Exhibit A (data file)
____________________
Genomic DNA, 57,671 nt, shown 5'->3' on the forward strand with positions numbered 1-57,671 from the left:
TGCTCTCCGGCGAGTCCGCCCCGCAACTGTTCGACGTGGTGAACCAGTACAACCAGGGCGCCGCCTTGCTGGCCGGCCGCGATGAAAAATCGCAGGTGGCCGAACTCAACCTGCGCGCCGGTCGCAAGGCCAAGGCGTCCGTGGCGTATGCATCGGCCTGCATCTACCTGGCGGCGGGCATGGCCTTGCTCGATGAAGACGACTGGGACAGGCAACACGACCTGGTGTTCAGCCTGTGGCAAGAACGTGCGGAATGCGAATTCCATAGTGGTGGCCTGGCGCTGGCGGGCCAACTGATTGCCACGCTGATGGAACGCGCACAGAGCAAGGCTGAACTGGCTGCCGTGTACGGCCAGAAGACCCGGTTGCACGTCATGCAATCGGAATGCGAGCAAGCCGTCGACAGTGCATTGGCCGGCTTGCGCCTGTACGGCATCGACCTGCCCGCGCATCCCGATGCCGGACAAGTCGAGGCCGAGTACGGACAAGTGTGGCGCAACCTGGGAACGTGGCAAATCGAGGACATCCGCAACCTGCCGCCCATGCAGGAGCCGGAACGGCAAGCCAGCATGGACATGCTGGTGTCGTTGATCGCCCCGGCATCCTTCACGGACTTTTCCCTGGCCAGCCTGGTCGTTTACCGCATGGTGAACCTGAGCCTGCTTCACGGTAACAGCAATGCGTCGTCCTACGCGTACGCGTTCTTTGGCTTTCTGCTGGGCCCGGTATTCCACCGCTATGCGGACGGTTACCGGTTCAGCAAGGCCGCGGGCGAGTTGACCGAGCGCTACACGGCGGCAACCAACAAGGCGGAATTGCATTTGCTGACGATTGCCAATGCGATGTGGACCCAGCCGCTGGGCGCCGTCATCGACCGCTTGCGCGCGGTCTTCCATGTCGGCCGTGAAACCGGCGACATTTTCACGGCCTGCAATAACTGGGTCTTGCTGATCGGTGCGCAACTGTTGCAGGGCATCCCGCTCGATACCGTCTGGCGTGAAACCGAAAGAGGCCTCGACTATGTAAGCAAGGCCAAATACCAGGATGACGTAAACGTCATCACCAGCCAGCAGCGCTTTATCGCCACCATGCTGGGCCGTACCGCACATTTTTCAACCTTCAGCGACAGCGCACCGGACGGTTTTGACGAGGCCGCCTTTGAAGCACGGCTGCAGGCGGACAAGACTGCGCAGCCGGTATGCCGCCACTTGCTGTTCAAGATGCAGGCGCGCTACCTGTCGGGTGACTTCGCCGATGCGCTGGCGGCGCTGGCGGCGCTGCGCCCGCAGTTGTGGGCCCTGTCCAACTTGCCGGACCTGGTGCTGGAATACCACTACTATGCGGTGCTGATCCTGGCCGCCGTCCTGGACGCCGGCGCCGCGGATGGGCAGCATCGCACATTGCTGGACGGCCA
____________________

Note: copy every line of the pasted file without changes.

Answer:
Genomic DNA, 57,671 nt, shown 5'->3' on the forward strand with positions numbered 1-57,671 from the left:
TGCTCTCCGGCGAGTCCGCCCCGCAACTGTTCGACGTGGTGAACCAGTACAACCAGGGCGCCGCCTTGCTGGCCGGCCGCGATGAAAAATCGCAGGTGGCCGAACTCAACCTGCGCGCCGGTCGCAAGGCCAAGGCGTCCGTGGCGTATGCATCGGCCTGCATCTACCTGGCGGCGGGCATGGCCTTGCTCGATGAAGACGACTGGGACAGGCAACACGACCTGGTGTTCAGCCTGTGGCAAGAACGTGCGGAATGCGAATTCCATAGTGGTGGCCTGGCGCTGGCGGGCCAACTGATTGCCACGCTGATGGAACGCGCACAGAGCAAGGCTGAACTGGCTGCCGTGTACGGCCAGAAGACCCGGTTGCACGTCATGCAATCGGAATGCGAGCAAGCCGTCGACAGTGCATTGGCCGGCTTGCGCCTGTACGGCATCGACCTGCCCGCGCATCCCGATGCCGGACAAGTCGAGGCCGAGTACGGACAAGTGTGGCGCAACCTGGGAACGTGGCAAATCGAGGACATCCGCAACCTGCCGCCCATGCAGGAGCCGGAACGGCAAGCCAGCATGGACATGCTGGTGTCGTTGATCGCCCCGGCATCCTTCACGGACTTTTCCCTGGCCAGCCTGGTCGTTTACCGCATGGTGAACCTGAGCCTGCTTCACGGTAACAGCAATGCGTCGTCCTACGCGTACGCGTTCTTTGGCTTTCTGCTGGGCCCGGTATTCCACCGCTATGCGGACGGTTACCGGTTCAGCAAGGCCGCGGGCGAGTTGACCGAGCGCTACACGGCGGCAACCAACAAGGCGGAATTGCATTTGCTGACGATTGCCAATGCGATGTGGACCCAGCCGCTGGGCGCCGTCATCGACCGCTTGCGCGCGGTCTTCCATGTCGGCCGTGAAACCGGCGACATTTTCACGGCCTGCAATAACTGGGTCTTGCTGATCGGTGCGCAACTGTTGCAGGGCATCCCGCTCGATACCGTCTGGCGTGAAACCGAAAGAGGCCTCGACTATGTAAGCAAGGCCAAATACCAGGATGACGTAAACGTCATCACCAGCCAGCAGCGCTTTATCGCCACCATGCTGGGCCGTACCGCACATTTTTCAACCTTCAGCGACAGCGCACCGGACGGTTTTGACGAGGCCGCCTTTGAAGCACGGCTGCAGGCGGACAAGACTGCGCAGCCGGTATGCCGCCACTTGCTGTTCAAGATGCAGGCGCGCTACCTGTCGGGTGACTTCGCCGATGCGCTGGCGGCGCTGGCGGCGCTGCGCCCGCAGTTGTGGGCCCTGTCCAACTTGCCGGACCTGGTGCTGGAATACCACTACTATGCGGTGCTGATCCTGGCCGCCGTCCTGGACGCCGGCGCCGCGGATGGGCAGCATCGCACATTGCTGGACGGCCA